If you want to look for warning signs in a leading politician, then that’s easy. You can say contempt for the judiciary and an assault on the independence of the judiciary, and the belief that government can control it, and government is above the law. You can see the warning sign when a leader wants to close down a free press, and that’s already happened to a large extent in Hungary. Opposition newspapers have been closed. The same thing happens in Putin’s Russia. And Mr. Trump has declared his hostility toward the press, but he doesn’t have the means to do it. He’s not able to close down the Washington Post or the New York Times as the Nazis closed down newspapers. You can see it in irresponsible and aggressive nationalist belligerence in foreign policy. Again, Hitler did not believe in international institutions. He got Germany out of the League of Nations. He regarded international treaties as pieces of paper that would be torn up when he wanted to. And again, you can see in Mr. Trump a certain amount of contempt for international institutions and the belief that America should leave them.
And then finally, I think, contempt for the truth. Goebbels was completely cynical about the truth. He said, All we need to do is to say the things that suit us. We don’t have to bother about whether they’re true or not. And if you bang away hard enough in propaganda and you repeat a lie, then people will start believing it. And I think that’s one of the most dangerous things we’ve seen from Mr. Trump.
So then to turn to Germany, how do you kind of situate this moment in German history? And do you think that it’s sort of on the cusp of something potentially dangerous or do you think that Germany still remains, in many ways, the most stable postwar European state?
Germany of course has now become the leader of the free world, or what’s left of it, so I think we all need to be concerned about what is happening there. The weight of the Nazi past lies very heavily on the German conscience. If you go to Berlin, the capital city, you’ll see memorials to the victims of the Holocaust right at the center of town and you can’t escape the past. Germans do feel a collective responsibility for the terrible events of World War II. I think Mrs. Merkel, in opening Germany’s borders to something like a million refugees, mostly from the Middle East and especially from Syria, was very mindful of the kind of historical obligations that Germany has. After all, there were many refugees from Nazi Germany, above all, Jewish refugees who found a place in other countries.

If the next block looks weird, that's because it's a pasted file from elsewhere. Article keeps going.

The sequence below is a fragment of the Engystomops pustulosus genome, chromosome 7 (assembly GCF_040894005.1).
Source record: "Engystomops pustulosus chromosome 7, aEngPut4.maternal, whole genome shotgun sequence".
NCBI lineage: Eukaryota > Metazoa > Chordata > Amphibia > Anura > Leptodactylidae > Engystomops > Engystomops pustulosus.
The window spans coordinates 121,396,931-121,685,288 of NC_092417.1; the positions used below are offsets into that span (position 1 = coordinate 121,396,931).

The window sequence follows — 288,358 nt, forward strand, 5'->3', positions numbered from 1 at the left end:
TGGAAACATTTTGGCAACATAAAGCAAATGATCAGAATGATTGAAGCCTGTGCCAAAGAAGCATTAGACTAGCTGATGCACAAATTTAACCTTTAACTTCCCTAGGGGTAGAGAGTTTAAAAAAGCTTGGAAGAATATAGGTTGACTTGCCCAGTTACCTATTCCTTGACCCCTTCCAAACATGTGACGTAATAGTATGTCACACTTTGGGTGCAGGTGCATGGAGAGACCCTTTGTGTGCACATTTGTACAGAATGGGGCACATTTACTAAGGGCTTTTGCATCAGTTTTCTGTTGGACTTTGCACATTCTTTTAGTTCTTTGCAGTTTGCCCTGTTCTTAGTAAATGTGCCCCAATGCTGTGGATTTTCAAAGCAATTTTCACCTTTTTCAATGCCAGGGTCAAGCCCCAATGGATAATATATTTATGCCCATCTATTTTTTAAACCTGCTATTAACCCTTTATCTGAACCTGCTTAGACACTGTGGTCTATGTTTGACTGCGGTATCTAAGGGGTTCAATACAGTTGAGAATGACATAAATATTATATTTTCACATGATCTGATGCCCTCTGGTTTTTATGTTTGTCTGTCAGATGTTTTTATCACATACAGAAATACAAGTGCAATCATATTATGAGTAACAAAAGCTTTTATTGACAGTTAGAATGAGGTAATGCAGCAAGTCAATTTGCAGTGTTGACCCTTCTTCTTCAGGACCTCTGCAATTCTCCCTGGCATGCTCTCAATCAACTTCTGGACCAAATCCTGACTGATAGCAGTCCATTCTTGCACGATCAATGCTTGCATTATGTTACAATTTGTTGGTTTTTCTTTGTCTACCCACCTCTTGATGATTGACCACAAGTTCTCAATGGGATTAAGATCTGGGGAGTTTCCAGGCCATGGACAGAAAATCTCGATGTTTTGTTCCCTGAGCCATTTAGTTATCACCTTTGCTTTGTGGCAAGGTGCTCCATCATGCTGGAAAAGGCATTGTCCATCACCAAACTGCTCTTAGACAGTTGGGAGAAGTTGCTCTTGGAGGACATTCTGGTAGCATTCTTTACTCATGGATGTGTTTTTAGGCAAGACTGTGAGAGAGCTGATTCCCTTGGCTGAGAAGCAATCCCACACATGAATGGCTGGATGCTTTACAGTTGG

In Germany’s eastern and southern borderlands, there is opposition to Mrs. Merkel’s policy. Remember, East Germany was a Communist state up until 1989. Democratic political culture there is very shallow as it is in most other parts of Eastern Europe. The Communist dictatorship since 1949, the Nazi dictatorship, a brief interlude of Weimar Republic in the ’20s, and then an authoritarian political system under Kaiser. So they had very little experience of democracy, and you find that it’s in the eastern provinces, the former East Germany, that the far right, the so called Alternative for Germany, has scored the best results, 20, 25 percent in some areas. It’s not been anything as successful in the west where democratic political culture is more firmly rooted. So I don’t think we need to get too concerned about the Alternative for Germany. And of course you have to remember that there is a coalition government with the Social Democrats, the center-left party, who are fully behind Mrs. Merkel’s policy dealing with refugees, the relatively liberal policy. And the Greens are the same. If you add up the CDU, Mrs. Merkel’s party, the Social Democrats, and the Greens, you get an overwhelming majority in favor of a liberal policy toward migrants.